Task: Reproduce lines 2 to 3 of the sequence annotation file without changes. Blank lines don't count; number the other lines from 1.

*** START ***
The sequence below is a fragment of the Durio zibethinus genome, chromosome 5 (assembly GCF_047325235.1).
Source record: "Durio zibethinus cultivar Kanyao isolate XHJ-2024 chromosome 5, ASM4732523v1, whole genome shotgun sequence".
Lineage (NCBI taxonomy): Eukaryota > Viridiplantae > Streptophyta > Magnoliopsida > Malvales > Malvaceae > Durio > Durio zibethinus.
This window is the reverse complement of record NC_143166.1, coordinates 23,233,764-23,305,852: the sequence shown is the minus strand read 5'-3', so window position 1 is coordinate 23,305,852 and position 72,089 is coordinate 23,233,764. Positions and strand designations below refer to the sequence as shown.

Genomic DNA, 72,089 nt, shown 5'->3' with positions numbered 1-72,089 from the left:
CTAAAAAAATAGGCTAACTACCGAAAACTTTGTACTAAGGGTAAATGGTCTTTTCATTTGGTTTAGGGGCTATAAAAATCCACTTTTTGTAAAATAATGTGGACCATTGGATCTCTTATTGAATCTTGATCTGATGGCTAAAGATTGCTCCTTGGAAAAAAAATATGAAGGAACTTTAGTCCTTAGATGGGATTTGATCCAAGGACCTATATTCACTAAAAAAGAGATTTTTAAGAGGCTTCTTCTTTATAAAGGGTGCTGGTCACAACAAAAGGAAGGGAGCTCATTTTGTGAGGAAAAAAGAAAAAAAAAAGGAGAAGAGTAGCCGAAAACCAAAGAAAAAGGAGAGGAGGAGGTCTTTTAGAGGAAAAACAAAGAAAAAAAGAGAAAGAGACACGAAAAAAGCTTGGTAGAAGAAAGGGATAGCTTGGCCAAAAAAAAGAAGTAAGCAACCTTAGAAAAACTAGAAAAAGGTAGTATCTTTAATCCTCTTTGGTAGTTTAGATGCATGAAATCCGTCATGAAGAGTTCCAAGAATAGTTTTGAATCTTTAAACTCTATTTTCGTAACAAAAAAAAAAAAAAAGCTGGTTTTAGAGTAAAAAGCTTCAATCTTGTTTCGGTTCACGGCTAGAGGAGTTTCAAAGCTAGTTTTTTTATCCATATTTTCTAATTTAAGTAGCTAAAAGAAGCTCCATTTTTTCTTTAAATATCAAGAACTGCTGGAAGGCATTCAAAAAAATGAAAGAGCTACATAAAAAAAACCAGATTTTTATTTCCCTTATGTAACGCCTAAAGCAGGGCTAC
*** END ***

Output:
Source record: "Durio zibethinus cultivar Kanyao isolate XHJ-2024 chromosome 5, ASM4732523v1, whole genome shotgun sequence".
Lineage (NCBI taxonomy): Eukaryota > Viridiplantae > Streptophyta > Magnoliopsida > Malvales > Malvaceae > Durio > Durio zibethinus.